Eugenio Scalfari has an article today in La Repubblica about the “long crisis of the Church.” The article is triggered by the current crisis in the Vatican due to the alleged activities of a butler.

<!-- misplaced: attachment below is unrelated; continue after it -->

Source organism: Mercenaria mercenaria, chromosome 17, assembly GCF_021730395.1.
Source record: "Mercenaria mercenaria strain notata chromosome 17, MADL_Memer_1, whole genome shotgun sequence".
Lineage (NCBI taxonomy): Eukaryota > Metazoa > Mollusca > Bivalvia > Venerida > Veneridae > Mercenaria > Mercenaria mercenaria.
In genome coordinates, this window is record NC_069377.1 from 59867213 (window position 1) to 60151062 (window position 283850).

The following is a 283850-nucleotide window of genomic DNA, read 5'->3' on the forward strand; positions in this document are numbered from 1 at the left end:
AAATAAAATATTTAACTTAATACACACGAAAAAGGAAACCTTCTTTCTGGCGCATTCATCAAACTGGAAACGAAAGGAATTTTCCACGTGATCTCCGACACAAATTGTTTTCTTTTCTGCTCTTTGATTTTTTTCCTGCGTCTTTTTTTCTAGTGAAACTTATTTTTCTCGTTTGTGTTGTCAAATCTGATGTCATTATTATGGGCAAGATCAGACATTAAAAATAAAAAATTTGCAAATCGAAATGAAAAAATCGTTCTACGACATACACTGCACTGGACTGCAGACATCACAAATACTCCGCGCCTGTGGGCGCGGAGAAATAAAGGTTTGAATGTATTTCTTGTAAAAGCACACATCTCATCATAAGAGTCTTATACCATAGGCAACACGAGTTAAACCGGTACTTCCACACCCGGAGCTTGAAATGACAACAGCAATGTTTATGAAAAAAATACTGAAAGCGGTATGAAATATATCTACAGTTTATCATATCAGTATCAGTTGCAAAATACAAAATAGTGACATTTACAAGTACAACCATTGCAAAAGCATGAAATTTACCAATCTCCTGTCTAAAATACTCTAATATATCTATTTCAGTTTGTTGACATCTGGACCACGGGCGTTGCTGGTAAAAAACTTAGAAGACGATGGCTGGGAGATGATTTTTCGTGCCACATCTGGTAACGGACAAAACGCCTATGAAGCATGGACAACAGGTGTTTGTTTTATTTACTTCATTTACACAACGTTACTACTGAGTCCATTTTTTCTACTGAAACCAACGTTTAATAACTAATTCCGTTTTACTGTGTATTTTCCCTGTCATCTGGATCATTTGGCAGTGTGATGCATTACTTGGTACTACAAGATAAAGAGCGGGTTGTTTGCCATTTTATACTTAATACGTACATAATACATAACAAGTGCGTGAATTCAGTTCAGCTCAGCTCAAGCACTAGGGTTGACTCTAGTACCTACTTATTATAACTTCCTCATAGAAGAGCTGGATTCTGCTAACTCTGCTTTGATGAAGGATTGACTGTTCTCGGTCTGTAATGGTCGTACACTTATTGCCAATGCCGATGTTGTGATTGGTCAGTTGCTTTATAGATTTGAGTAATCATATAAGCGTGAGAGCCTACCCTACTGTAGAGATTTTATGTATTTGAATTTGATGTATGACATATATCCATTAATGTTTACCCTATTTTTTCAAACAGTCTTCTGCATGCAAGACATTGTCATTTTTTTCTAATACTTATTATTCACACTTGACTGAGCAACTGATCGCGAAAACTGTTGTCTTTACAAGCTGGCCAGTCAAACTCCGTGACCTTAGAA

But Scalfari goes back to the series of popes in the XX century to describe how the attempts of Pope John XXIII to modernize the Church were basically undermined by all his successors. The question to me is not whether modernization in the Church will ever succeed, but whether it is possible at all. Here we are talking about a creed that after all the scientific discoveries of the past four centuries keeps promoting a kind of knowledge that is at odds with all we know, keeps promoting a powerful organization were women are excluded from power, and is based on the dogmas expressed by an elite of co-opted, oddly disguised and unelected priests. Today that the current financial and economic crisis in Catholic Europe is undermining so many institutions (see the monarchy in Spain), one wonders how the Catholic Church will react to keep its role. A modern Catholic Church should probably stop being a Church as we know it, but for that it should stop having the (political and fiscal) privileges it still has in some countries. One wonders how the West can fight Islamic fundamentalism without fighting the Catholic type with the same energy.